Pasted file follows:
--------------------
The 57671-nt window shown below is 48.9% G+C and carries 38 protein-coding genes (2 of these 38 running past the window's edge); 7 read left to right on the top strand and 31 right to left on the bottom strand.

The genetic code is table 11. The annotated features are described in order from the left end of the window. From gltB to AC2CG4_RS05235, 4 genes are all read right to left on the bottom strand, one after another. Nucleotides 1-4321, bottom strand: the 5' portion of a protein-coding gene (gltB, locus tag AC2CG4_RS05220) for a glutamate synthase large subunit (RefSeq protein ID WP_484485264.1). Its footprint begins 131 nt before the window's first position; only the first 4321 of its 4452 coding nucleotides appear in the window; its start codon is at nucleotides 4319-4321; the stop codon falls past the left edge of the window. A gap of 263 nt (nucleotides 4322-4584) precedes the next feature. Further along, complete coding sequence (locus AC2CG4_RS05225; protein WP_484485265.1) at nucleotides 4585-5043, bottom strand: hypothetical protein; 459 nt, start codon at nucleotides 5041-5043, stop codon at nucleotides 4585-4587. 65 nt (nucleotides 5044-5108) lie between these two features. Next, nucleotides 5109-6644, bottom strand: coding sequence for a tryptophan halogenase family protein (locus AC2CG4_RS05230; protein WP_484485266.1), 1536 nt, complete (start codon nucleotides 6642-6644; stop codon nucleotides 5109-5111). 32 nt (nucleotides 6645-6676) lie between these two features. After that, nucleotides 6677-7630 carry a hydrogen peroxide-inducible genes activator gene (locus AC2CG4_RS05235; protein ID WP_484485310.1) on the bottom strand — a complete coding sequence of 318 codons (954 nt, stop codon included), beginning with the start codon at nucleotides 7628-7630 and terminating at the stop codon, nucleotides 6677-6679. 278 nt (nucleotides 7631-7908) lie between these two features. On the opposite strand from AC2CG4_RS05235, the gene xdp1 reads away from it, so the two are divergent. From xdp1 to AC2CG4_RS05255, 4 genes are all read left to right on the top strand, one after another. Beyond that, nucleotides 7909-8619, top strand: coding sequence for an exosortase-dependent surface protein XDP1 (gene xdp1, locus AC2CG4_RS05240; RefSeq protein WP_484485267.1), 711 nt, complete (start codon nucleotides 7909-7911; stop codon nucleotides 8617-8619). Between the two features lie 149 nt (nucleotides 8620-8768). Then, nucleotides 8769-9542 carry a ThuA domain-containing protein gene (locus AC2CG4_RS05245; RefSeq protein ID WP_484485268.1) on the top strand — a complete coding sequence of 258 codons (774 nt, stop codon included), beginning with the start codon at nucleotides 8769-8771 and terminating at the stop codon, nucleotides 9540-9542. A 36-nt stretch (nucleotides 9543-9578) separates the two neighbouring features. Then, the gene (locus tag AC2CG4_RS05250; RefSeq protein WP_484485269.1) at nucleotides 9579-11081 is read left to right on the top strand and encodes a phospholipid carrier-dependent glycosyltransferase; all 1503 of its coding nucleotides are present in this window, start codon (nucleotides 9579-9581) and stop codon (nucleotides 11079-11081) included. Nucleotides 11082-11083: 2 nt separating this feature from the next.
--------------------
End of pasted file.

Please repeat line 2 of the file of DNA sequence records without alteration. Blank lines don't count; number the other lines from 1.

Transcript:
The genetic code is table 11. The annotated features are described in order from the left end of the window. From gltB to AC2CG4_RS05235, 4 genes are all read right to left on the bottom strand, one after another. Nucleotides 1-4321, bottom strand: the 5' portion of a protein-coding gene (gltB, locus tag AC2CG4_RS05220) for a glutamate synthase large subunit (RefSeq protein ID WP_484485264.1). Its footprint begins 131 nt before the window's first position; only the first 4321 of its 4452 coding nucleotides appear in the window; its start codon is at nucleotides 4319-4321; the stop codon falls past the left edge of the window. A gap of 263 nt (nucleotides 4322-4584) precedes the next feature. Further along, complete coding sequence (locus AC2CG4_RS05225; protein WP_484485265.1) at nucleotides 4585-5043, bottom strand: hypothetical protein; 459 nt, start codon at nucleotides 5041-5043, stop codon at nucleotides 4585-4587. 65 nt (nucleotides 5044-5108) lie between these two features. Next, nucleotides 5109-6644, bottom strand: coding sequence for a tryptophan halogenase family protein (locus AC2CG4_RS05230; protein WP_484485266.1), 1536 nt, complete (start codon nucleotides 6642-6644; stop codon nucleotides 5109-5111). 32 nt (nucleotides 6645-6676) lie between these two features. After that, nucleotides 6677-7630 carry a hydrogen peroxide-inducible genes activator gene (locus AC2CG4_RS05235; protein ID WP_484485310.1) on the bottom strand — a complete coding sequence of 318 codons (954 nt, stop codon included), beginning with the start codon at nucleotides 7628-7630 and terminating at the stop codon, nucleotides 6677-6679. 278 nt (nucleotides 7631-7908) lie between these two features. On the opposite strand from AC2CG4_RS05235, the gene xdp1 reads away from it, so the two are divergent. From xdp1 to AC2CG4_RS05255, 4 genes are all read left to right on the top strand, one after another. Beyond that, nucleotides 7909-8619, top strand: coding sequence for an exosortase-dependent surface protein XDP1 (gene xdp1, locus AC2CG4_RS05240; RefSeq protein WP_484485267.1), 711 nt, complete (start codon nucleotides 7909-7911; stop codon nucleotides 8617-8619). Between the two features lie 149 nt (nucleotides 8620-8768). Then, nucleotides 8769-9542 carry a ThuA domain-containing protein gene (locus AC2CG4_RS05245; RefSeq protein ID WP_484485268.1) on the top strand — a complete coding sequence of 258 codons (774 nt, stop codon included), beginning with the start codon at nucleotides 8769-8771 and terminating at the stop codon, nucleotides 9540-9542. A 36-nt stretch (nucleotides 9543-9578) separates the two neighbouring features. Then, the gene (locus tag AC2CG4_RS05250; RefSeq protein WP_484485269.1) at nucleotides 9579-11081 is read left to right on the top strand and encodes a phospholipid carrier-dependent glycosyltransferase; all 1503 of its coding nucleotides are present in this window, start codon (nucleotides 9579-9581) and stop codon (nucleotides 11079-11081) included. Nucleotides 11082-11083: 2 nt separating this feature from the next.